Mortality risk is dose-dependent on the number of packed red blood cell transfused after coronary artery bypass graft.

Santos AA, Sousa AG, Piotto RF, Pedroso JC - Rev Bras Cir Cardiovasc (2013 Oct-Dec)

Estimated probability of death at 1 year of follow up with the number of units ofPRBCs
© Copyright Policy - open-access
Related In: Results  -  Collection

License
Show All Figures
getmorefigures.php?uid=PMC4389431&req=5

f03: Estimated probability of death at 1 year of follow up with the number of units ofPRBCs
Mentions: Figure 3 shows a curve which estimates thelikelihood of death occurrence through the number of PRBCs units transfused. It is notedthat the estimated probability of death within one year from the CABG increasesprogressively according to the amount of allogeneic blood transfusion, so that, wheneight units of PRBCs are transfused the patient's probability of death is 50%, and withthe transfusion of 25 units of PBRCs the possibility of death is 100%.

Bottom Line: The increasing number of allogeneic packed red blood cells transfused results in an increasing risk of mortality, highlighting a dose-dependent relation.The greater the amount of allogeneic blood transfused the greater the risk of mortality.The current transfusion practice needs to be reevaluated.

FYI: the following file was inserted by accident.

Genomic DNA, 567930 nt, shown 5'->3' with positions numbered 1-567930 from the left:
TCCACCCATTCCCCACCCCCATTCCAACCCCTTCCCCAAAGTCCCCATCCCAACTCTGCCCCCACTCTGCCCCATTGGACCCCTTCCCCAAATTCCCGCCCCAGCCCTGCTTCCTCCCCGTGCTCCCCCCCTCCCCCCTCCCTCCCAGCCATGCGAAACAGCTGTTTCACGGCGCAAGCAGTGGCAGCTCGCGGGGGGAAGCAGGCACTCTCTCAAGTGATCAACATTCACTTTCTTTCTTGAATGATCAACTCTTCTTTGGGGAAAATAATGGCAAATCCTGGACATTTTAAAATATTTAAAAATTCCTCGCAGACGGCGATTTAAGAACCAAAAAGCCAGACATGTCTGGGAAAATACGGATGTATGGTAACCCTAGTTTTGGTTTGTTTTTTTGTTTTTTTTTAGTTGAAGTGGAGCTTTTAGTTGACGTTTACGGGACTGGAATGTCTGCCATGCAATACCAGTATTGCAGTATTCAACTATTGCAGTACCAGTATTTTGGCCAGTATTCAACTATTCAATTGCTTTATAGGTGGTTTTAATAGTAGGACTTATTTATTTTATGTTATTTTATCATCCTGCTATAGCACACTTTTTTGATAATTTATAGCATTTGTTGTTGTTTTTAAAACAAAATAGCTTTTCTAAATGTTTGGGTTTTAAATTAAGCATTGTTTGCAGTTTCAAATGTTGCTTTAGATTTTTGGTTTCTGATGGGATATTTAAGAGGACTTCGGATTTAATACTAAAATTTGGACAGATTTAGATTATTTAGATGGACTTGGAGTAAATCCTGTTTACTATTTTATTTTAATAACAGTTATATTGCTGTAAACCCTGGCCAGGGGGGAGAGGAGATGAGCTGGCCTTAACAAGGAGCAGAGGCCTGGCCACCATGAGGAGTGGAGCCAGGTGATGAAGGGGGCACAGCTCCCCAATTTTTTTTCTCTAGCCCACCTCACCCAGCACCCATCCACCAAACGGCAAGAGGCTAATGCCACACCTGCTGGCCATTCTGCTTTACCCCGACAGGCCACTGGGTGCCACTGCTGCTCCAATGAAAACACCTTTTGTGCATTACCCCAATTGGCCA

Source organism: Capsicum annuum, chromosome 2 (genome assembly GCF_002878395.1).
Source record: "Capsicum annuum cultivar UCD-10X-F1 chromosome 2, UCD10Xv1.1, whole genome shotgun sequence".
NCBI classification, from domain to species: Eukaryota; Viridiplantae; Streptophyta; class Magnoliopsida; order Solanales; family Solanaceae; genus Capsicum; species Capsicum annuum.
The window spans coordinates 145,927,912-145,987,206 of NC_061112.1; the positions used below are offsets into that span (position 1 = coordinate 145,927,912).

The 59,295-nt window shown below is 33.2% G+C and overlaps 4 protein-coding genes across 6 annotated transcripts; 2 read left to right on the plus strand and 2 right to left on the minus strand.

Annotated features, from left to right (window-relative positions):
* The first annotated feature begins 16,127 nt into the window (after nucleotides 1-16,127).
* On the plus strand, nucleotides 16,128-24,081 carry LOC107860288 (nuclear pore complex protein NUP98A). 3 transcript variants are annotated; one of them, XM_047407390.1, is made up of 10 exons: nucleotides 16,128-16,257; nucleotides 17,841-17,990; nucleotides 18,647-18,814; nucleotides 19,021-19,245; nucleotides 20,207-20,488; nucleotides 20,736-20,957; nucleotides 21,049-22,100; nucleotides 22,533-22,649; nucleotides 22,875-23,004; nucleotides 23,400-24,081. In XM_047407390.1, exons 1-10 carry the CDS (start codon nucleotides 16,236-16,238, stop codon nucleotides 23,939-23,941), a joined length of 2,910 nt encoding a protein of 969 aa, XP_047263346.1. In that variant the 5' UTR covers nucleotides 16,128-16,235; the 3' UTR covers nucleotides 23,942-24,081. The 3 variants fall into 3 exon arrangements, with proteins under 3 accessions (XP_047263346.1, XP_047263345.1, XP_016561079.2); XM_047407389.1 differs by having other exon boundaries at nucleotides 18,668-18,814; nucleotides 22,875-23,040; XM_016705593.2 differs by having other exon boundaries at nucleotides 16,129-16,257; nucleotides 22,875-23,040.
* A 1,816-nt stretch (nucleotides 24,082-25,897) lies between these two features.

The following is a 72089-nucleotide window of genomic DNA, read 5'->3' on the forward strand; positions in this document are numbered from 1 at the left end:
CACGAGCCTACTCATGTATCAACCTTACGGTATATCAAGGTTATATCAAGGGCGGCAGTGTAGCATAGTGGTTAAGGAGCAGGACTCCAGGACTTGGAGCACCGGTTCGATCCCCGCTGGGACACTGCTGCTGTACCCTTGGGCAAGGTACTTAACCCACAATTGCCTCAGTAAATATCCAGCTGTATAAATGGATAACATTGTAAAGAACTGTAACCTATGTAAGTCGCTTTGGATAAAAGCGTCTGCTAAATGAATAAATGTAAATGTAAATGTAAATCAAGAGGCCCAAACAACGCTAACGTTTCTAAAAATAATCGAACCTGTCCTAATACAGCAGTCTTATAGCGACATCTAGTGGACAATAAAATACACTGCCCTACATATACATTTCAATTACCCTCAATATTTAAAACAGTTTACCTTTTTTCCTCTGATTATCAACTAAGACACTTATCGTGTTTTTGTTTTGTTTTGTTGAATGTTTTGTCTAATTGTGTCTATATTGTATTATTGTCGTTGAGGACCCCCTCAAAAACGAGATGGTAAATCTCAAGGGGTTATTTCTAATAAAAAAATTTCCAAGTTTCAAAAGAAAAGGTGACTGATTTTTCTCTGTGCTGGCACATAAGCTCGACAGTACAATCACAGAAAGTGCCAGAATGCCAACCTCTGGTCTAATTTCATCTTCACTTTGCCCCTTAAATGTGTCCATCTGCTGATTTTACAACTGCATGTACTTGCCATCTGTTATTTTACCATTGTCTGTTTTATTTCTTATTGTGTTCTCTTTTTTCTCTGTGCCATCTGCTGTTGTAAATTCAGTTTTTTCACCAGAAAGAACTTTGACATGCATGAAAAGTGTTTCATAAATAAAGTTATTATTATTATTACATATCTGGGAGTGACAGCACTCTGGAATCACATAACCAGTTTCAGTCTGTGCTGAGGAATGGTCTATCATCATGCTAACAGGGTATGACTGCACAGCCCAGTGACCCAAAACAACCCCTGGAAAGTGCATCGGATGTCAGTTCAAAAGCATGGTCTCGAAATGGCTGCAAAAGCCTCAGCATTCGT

View Article: PubMed Central - PubMed

ABSTRACT

Introduction: Transfusions of one or more packed red blood cells is a widely strategy used in cardiac surgery, even after several evidences of increased morbidity and mortality. The world's blood shortage is also already evident.

Objective: To assess whether the risk of mortality is dose-dependent on the number of packed red blood cells transfused after coronary artery bypass graft.

Methods: Between June 2009 and July 2010, were analyzed 3010 patients: transfused and non-transfused. Transfused patients were divided into six groups according to the number of packed red blood cells received: one, two, three, four, five, six or more units, then we assess the mortality risk in each group after a year of coronary artery bypass graft. To calculate the odds ratio was used the multivariate logistic regression model.

Results: The increasing number of allogeneic packed red blood cells transfused results in an increasing risk of mortality, highlighting a dose-dependent relation. The odds ratio values increase with the increased number of packed red blood cells transfused. The death's gross odds ratio was 1.42 (P=0.165), 1.94 (P=0.005), 4.17; 4.22, 8.70, 33.33 (P<0.001) and the adjusted death's odds ratio was 1.22 (P=0.43), 1.52 (P=0.08); 2.85; 2.86; 4.91 and 17.61 (P<0.001), as they received one, two, three, four, five, six or more packed red blood cells, respectively.

Conclusion: The mortality risk is directly proportional to the number of packed red blood cells transfused in coronary artery bypass graft. The greater the amount of allogeneic blood transfused the greater the risk of mortality. The current transfusion practice needs to be reevaluated.

Show MeSH
Related in: MedlinePlus